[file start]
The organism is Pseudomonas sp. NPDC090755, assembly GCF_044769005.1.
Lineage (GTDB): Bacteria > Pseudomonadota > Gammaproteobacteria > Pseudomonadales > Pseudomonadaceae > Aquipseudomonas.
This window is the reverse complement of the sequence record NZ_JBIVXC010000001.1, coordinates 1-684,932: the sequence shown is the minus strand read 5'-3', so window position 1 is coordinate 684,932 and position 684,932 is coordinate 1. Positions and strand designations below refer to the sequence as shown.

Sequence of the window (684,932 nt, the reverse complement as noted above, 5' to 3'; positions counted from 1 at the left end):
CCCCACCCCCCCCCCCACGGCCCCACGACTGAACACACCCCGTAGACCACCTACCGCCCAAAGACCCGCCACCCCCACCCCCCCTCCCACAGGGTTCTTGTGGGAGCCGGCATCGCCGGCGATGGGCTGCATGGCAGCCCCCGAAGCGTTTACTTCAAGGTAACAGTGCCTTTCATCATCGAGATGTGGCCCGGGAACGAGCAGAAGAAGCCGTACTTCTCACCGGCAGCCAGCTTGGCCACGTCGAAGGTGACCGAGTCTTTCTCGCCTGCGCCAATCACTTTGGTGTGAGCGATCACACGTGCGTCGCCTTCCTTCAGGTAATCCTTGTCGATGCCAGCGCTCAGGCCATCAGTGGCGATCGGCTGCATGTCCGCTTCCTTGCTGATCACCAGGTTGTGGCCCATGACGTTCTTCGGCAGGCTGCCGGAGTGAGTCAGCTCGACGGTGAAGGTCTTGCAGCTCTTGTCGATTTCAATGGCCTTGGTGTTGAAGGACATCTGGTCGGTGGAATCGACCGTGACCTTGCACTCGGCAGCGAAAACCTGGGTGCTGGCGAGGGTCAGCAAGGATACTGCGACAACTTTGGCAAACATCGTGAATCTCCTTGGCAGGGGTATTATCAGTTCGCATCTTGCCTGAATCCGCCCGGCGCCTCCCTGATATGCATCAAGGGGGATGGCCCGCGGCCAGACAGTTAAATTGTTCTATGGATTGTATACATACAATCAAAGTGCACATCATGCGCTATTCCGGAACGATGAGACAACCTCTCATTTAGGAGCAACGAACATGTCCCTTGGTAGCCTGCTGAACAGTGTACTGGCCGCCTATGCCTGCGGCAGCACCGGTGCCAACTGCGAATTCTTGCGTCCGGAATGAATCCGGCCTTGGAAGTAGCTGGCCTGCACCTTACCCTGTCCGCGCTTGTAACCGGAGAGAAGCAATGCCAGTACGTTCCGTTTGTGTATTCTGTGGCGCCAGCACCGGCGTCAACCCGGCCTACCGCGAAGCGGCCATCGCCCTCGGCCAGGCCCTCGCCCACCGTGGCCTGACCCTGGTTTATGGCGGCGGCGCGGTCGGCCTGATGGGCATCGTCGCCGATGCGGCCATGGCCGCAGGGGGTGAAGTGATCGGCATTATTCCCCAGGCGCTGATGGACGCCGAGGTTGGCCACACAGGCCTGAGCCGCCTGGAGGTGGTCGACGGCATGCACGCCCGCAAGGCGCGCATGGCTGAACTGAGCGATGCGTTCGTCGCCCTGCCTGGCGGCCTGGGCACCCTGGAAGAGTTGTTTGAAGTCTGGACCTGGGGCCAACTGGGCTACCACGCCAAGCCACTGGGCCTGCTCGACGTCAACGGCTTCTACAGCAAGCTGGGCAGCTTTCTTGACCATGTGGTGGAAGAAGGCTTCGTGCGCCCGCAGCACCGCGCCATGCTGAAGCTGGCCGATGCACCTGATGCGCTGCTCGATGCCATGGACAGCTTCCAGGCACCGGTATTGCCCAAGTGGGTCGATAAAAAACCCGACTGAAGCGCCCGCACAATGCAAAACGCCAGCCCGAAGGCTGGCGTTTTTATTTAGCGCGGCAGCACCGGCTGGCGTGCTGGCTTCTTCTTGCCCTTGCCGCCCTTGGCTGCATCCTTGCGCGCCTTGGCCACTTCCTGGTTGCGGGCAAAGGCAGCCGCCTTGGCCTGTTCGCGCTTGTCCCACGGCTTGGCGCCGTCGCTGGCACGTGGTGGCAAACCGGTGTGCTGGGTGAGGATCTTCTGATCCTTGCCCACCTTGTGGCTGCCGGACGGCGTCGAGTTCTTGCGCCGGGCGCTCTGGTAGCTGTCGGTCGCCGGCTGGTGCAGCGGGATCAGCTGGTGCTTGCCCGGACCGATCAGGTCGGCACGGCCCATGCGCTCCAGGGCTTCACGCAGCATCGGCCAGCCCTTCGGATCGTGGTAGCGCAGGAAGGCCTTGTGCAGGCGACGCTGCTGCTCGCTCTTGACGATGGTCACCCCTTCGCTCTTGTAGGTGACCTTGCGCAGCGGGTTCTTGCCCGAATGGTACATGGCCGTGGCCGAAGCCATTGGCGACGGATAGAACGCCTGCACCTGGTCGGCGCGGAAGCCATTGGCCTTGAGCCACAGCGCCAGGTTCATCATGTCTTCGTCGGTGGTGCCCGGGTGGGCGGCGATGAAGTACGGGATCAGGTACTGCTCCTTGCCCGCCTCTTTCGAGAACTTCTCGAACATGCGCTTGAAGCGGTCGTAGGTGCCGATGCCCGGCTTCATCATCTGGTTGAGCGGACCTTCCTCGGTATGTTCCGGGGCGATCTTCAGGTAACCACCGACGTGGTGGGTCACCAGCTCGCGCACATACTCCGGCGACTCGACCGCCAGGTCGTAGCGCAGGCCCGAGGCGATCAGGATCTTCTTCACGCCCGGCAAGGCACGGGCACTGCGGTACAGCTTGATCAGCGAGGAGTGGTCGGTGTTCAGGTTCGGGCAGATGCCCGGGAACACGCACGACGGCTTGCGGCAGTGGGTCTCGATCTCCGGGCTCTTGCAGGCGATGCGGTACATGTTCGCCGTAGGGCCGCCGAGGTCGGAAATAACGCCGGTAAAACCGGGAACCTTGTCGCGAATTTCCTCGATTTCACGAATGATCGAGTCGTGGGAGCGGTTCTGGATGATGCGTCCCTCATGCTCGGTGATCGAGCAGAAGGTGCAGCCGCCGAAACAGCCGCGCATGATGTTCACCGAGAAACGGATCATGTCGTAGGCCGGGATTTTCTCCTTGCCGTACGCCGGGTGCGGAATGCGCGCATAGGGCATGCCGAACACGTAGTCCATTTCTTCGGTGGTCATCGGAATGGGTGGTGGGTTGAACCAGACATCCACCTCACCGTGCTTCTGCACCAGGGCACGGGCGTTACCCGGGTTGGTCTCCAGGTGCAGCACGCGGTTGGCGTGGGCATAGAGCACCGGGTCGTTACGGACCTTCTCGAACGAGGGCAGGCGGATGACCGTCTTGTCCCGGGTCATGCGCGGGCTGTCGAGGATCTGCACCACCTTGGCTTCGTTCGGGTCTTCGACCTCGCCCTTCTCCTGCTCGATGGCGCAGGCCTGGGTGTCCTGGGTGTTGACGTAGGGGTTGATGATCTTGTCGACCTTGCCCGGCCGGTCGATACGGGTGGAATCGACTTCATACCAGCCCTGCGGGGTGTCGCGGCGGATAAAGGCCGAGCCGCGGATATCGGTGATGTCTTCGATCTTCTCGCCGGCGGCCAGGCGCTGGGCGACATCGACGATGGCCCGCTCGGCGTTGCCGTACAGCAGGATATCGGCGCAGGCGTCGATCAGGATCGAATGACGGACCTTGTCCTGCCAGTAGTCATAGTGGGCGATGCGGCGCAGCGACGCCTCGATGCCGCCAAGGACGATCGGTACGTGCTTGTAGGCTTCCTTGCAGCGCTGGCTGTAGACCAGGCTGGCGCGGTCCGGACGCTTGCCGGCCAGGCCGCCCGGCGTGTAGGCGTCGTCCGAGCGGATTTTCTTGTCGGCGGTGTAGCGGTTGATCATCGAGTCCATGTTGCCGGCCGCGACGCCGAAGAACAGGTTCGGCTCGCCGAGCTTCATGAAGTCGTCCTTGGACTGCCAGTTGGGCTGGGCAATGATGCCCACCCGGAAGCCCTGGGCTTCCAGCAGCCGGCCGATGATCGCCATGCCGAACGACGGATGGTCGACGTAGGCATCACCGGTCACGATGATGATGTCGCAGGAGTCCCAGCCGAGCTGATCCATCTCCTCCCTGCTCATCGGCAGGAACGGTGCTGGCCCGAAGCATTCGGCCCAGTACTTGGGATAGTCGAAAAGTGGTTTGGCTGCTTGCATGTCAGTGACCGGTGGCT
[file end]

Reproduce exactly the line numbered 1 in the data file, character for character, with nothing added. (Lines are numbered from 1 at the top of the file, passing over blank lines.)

The organism is Pseudomonas sp. NPDC090755, assembly GCF_044769005.1.